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Driving hour reforms fail to curb fatigue incidents

A significant chunk of the trucking industry blames the 2008 reforms to driving hours for a rise in fatigue-related incidents

By Brad Gardner | September 26, 2013

The rate of fatigue-related incidents has increased since 2006, and a significant chunk of the trucking industry blames the changes made to driving hours in 2008 for the rise.

A survey of 500 truck drivers and 400 freight firms from across the country carried out in April and May last year, and released this month, has found drivers experienced a rise in fatigue-related incidents between 2006 and 2012.

The rate of drivers reporting crossing over lane lines, near misses, running off the road and colliding with something due to fatigue all increased when compared to the results of a baseline survey carried out in 2006.

Close to half of the drivers surveyed (45 per cent) considered fatigue management regulations were a major contributor to their fatigue, up from 36 per cent in 2006.

The survey found that 77 per cent of the companies quizzed, which included freight operators, freight forwarders and ancillary heavy vehicle firms, believed sticking to working hours regulations was a minor contributor to fatigue.

“Many drivers also considered that driver fatigue had become more of a problem ‘over the last five years’,” the study, carried out by the National Transport Commission (NTC), states.

“Key issues nominated by drivers were around perceptions that working hours regulations ‘forced’ them to drive when tired and rest when not tired [and] deadlines and timeslots were unrealistic.”

Changes to fatigue management regulations were drawn up in 2006 and introduced in September 2008 with the aim of improving road safety and reducing fatigue-related crashes and incidents.

The reforms introduced a new work diary and 12-hour and 14-hour work modules, along with the advanced fatigue management (AFM) scheme that permitted drivers to work up to 15 or 16 hours a day depending on which jurisdiction they were in.

Of the drivers surveyed, 49 per cent reported crossing over lane lines in the previous 12 months – a 19 per cent increase compared to 2006.

The rate of near misses among drivers climbed from 34 per cent to 45 per cent, while the number of those who reported nodding off behind the wheel momentarily was 36 per cent (35 per cent in 2006).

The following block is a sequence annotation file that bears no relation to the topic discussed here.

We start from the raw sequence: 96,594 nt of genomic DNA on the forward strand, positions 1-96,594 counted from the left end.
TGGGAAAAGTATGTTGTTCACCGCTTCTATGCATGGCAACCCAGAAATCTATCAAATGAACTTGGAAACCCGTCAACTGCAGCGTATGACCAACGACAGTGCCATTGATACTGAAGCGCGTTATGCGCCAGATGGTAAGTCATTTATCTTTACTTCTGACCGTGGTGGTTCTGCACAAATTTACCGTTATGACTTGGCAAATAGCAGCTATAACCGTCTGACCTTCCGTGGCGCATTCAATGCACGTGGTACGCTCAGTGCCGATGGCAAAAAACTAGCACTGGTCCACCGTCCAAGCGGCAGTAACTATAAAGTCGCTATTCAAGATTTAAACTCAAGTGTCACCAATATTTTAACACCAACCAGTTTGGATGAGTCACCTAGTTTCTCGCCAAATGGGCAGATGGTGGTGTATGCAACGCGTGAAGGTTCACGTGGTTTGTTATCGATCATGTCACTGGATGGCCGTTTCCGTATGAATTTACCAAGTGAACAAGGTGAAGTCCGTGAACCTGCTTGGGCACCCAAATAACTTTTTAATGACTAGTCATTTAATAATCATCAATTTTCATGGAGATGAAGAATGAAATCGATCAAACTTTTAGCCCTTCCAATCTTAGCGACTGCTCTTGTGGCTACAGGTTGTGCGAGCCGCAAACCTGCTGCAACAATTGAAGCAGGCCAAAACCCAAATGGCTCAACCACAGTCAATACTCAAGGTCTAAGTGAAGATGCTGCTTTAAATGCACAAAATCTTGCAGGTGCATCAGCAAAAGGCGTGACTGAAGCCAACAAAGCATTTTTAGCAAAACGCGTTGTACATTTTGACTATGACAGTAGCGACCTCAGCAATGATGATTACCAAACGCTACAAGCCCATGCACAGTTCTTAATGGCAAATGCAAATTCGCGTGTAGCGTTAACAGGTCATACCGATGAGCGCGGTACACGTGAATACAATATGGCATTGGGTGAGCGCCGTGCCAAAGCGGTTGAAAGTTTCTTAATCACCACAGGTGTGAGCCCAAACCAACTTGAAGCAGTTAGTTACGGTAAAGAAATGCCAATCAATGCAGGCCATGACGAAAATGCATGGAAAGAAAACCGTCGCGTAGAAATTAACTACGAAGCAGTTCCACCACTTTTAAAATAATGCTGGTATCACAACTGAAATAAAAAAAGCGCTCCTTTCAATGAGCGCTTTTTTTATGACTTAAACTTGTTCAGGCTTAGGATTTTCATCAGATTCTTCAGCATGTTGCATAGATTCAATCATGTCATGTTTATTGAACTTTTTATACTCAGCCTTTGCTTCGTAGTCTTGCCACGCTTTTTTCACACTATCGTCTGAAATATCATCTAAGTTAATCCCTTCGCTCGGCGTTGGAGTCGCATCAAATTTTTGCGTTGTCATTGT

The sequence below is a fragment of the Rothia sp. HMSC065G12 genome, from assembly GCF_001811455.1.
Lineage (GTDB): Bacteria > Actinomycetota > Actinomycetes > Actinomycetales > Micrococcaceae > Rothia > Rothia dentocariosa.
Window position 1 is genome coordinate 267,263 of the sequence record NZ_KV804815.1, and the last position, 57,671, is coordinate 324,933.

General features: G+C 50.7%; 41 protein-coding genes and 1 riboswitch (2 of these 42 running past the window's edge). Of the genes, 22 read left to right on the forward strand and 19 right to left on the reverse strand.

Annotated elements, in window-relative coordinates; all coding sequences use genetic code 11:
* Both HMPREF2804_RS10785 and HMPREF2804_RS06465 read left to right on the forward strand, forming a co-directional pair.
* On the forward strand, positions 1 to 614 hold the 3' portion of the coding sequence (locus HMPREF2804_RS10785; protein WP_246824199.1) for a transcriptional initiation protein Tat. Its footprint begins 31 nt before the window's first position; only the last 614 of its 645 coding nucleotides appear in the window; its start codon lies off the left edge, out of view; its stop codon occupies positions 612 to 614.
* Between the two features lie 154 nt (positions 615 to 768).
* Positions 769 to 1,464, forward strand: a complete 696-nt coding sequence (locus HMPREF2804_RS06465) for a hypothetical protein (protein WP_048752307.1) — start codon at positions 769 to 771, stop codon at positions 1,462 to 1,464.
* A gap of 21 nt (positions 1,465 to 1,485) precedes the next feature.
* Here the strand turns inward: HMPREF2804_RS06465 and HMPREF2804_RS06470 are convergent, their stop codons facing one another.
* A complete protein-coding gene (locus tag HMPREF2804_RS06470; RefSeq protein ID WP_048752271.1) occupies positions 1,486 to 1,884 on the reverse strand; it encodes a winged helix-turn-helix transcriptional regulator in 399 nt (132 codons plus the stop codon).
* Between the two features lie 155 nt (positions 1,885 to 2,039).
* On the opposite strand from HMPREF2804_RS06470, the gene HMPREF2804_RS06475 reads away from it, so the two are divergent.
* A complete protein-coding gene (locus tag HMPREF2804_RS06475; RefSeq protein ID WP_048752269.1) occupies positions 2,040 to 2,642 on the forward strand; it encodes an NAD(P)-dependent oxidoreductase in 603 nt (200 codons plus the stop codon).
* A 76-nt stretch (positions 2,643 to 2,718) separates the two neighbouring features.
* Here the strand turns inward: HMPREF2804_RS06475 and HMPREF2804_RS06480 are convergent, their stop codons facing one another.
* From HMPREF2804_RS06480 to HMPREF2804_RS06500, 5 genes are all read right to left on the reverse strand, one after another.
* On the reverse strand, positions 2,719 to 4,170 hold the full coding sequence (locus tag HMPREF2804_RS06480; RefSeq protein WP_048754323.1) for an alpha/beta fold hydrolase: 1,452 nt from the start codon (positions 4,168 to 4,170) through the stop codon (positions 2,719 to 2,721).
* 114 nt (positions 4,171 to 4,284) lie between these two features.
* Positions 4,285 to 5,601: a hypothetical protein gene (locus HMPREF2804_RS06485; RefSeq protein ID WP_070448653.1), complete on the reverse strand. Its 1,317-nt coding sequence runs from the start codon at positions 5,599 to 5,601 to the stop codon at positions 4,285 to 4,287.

There was a 6 per cent increase in drivers saying they had run off the road (14 per cent), with the amount of drivers reporting having collided with something doubling to 14 per cent.

The number of drivers who reported feeling exhausted at the end of the day peaked at 67 per cent – a 16 per cent increase over six years.

Furthermore 37 per cent of drivers reported losing concentration, up from 16 per cent, while 54 per cent mentioned having heavy/tired eyes (compared to 39 per cent previously).

“Many of the driving incidents and symptoms of fatigue were more likely to be reported by drivers who experienced fatigue on trips than those who did not,” the survey says.

The number of incidents where drivers over- or under-steered stayed the same at 25 per cent, but the number of those who reported braking late increased by six per cent to 33 per cent.

However, the survey did report a 14 per cent decline in the number of drivers who reported experiencing fatigue on some or all of their trips. Despite this, the rate in 2012 was still high at 72 per cent.

“Few drivers, however, considered that fatigue was a substantial problem for them personally, and almost all drivers considered that they managed their fatigue well,” the survey says.

“Even among those drivers who reported experiencing fatigue, many were unwilling to acknowledge that fatigue was actually a problem for them.”

The majority of companies (80 per cent) and drivers (68 per cent) felt fatigue was managed well in the industry.

In a positive sign for authorities, less than half (46 per cent) of drivers reported non-compliance with fatigue regulations – a drop of 16 per cent since 2006.

The survey says the main reasons drivers gave for non-compliance mirrored the responses from 2006.

“These reasons included not being able to reach adequate rest facilities, tight schedules and to keep their job,” it says.

Rest areas were the main reason for non-compliance, with 76 per cent of drivers saying they breached regulations to find an adequate spot to pull over (up from 42 per cent in 2006).

The second most common reason for non-compliance drivers gave was returning home – 62 per cent in 2012 compared to 45 per cent in 2006.

Only 5 per cent of companies and 15 per cent of drivers surveyed felt taking drugs to stay awake was helpful. Drivers who supported the use of drugs reported amphetamines and caffeine tablets were the most effective.

The results of the survey form part of the NTC’s Heavy Vehicle Compliance Review, which makes a number of recommendations to encourage, promote and enforce compliance in the industry.

A survey covering chain of responsibility was also carried out in 2006 and 2012, with the results also used to inform the NTC’s review.

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